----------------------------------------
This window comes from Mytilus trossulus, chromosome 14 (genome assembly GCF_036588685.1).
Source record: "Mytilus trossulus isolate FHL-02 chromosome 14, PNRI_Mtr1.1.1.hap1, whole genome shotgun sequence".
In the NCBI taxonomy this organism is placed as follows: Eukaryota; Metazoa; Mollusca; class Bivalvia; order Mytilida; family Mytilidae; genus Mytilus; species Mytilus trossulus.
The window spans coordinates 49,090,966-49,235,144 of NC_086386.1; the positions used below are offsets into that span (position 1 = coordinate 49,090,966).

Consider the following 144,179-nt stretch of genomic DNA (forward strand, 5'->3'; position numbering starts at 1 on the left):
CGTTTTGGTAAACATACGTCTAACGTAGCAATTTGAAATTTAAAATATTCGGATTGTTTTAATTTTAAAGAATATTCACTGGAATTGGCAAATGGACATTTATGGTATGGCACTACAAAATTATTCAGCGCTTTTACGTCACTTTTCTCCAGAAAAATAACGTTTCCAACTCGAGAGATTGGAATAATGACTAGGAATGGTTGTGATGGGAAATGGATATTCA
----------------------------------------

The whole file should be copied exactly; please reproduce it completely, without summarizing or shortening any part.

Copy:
This window comes from Mytilus trossulus, chromosome 14 (genome assembly GCF_036588685.1).
Source record: "Mytilus trossulus isolate FHL-02 chromosome 14, PNRI_Mtr1.1.1.hap1, whole genome shotgun sequence".
In the NCBI taxonomy this organism is placed as follows: Eukaryota; Metazoa; Mollusca; class Bivalvia; order Mytilida; family Mytilidae; genus Mytilus; species Mytilus trossulus.
The window spans coordinates 49,090,966-49,235,144 of NC_086386.1; the positions used below are offsets into that span (position 1 = coordinate 49,090,966).

Consider the following 144,179-nt stretch of genomic DNA (forward strand, 5'->3'; position numbering starts at 1 on the left):
CGTTTTGGTAAACATACGTCTAACGTAGCAATTTGAAATTTAAAATATTCGGATTGTTTTAATTTTAAAGAATATTCACTGGAATTGGCAAATGGACATTTATGGTATGGCACTACAAAATTATTCAGCGCTTTTACGTCACTTTTCTCCAGAAAAATAACGTTTCCAACTCGAGAGATTGGAATAATGACTAGGAATGGTTGTGATGGGAAATGGATATTCA